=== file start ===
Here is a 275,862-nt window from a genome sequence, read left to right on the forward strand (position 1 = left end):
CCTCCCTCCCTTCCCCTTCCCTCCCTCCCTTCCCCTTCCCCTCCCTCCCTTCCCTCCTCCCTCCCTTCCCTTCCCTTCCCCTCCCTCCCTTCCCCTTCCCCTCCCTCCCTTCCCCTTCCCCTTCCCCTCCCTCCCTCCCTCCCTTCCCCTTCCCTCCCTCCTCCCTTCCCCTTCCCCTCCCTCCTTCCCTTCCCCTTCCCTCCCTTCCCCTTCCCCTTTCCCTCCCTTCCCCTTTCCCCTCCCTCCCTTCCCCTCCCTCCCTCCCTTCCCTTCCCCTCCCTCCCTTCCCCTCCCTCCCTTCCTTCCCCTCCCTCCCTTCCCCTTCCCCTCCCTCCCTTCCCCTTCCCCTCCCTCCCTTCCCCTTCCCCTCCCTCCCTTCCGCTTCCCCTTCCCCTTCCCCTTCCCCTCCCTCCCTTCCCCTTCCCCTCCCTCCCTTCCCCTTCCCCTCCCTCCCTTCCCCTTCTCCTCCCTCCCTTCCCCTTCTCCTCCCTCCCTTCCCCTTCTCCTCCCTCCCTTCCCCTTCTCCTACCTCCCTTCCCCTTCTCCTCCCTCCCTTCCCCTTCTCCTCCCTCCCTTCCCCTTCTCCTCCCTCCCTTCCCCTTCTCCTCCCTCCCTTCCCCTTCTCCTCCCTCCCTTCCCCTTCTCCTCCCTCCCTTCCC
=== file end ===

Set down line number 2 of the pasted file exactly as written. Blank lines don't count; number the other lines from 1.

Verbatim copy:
CCTCCCTCCCTTCCCCTTCCCTCCCTCCCTTCCCCTTCCCCTCCCTCCCTTCCCTCCTCCCTCCCTTCCCTTCCCTTCCCCTCCCTCCCTTCCCCTTCCCCTCCCTCCCTTCCCCTTCCCCTTCCCCTCCCTCCCTCCCTCCCTTCCCCTTCCCTCCCTCCTCCCTTCCCCTTCCCCTCCCTCCTTCCCTTCCCCTTCCCTCCCTTCCCCTTCCCCTTTCCCTCCCTTCCCCTTTCCCCTCCCTCCCTTCCCCTCCCTCCCTCCCTTCCCTTCCCCTCCCTCCCTTCCCCTCCCTCCCTTCCTTCCCCTCCCTCCCTTCCCCTTCCCCTCCCTCCCTTCCCCTTCCCCTCCCTCCCTTCCCCTTCCCCTCCCTCCCTTCCGCTTCCCCTTCCCCTTCCCCTTCCCCTCCCTCCCTTCCCCTTCCCCTCCCTCCCTTCCCCTTCCCCTCCCTCCCTTCCCCTTCTCCTCCCTCCCTTCCCCTTCTCCTCCCTCCCTTCCCCTTCTCCTCCCTCCCTTCCCCTTCTCCTACCTCCCTTCCCCTTCTCCTCCCTCCCTTCCCCTTCTCCTCCCTCCCTTCCCCTTCTCCTCCCTCCCTTCCCCTTCTCCTCCCTCCCTTCCCCTTCTCCTCCCTCCCTTCCCCTTCTCCTCCCTCCCTTCCC